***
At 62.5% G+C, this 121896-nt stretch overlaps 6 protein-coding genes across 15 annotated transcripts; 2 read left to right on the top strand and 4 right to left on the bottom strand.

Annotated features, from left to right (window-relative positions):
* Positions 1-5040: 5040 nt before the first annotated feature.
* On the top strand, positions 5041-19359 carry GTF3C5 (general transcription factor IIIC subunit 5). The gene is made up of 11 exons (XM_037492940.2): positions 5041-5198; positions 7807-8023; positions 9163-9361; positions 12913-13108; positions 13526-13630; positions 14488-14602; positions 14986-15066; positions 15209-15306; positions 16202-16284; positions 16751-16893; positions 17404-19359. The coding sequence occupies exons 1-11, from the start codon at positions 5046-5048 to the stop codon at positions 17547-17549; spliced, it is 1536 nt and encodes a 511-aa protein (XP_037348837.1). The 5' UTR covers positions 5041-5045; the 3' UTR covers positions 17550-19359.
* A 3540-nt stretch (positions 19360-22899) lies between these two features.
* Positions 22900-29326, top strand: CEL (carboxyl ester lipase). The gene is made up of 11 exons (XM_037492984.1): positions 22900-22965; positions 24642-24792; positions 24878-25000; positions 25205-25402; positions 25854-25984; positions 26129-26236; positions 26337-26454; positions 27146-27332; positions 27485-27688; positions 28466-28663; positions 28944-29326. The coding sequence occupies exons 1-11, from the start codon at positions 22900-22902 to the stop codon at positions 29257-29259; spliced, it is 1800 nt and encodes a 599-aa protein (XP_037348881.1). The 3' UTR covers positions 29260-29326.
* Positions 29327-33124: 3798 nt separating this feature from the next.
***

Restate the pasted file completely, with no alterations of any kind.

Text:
At 62.5% G+C, this 121896-nt stretch overlaps 6 protein-coding genes across 15 annotated transcripts; 2 read left to right on the top strand and 4 right to left on the bottom strand.

Annotated features, from left to right (window-relative positions):
* Positions 1-5040: 5040 nt before the first annotated feature.
* On the top strand, positions 5041-19359 carry GTF3C5 (general transcription factor IIIC subunit 5). The gene is made up of 11 exons (XM_037492940.2): positions 5041-5198; positions 7807-8023; positions 9163-9361; positions 12913-13108; positions 13526-13630; positions 14488-14602; positions 14986-15066; positions 15209-15306; positions 16202-16284; positions 16751-16893; positions 17404-19359. The coding sequence occupies exons 1-11, from the start codon at positions 5046-5048 to the stop codon at positions 17547-17549; spliced, it is 1536 nt and encodes a 511-aa protein (XP_037348837.1). The 5' UTR covers positions 5041-5045; the 3' UTR covers positions 17550-19359.
* A 3540-nt stretch (positions 19360-22899) lies between these two features.
* Positions 22900-29326, top strand: CEL (carboxyl ester lipase). The gene is made up of 11 exons (XM_037492984.1): positions 22900-22965; positions 24642-24792; positions 24878-25000; positions 25205-25402; positions 25854-25984; positions 26129-26236; positions 26337-26454; positions 27146-27332; positions 27485-27688; positions 28466-28663; positions 28944-29326. The coding sequence occupies exons 1-11, from the start codon at positions 22900-22902 to the stop codon at positions 29257-29259; spliced, it is 1800 nt and encodes a 599-aa protein (XP_037348881.1). The 3' UTR covers positions 29260-29326.
* Positions 29327-33124: 3798 nt separating this feature from the next.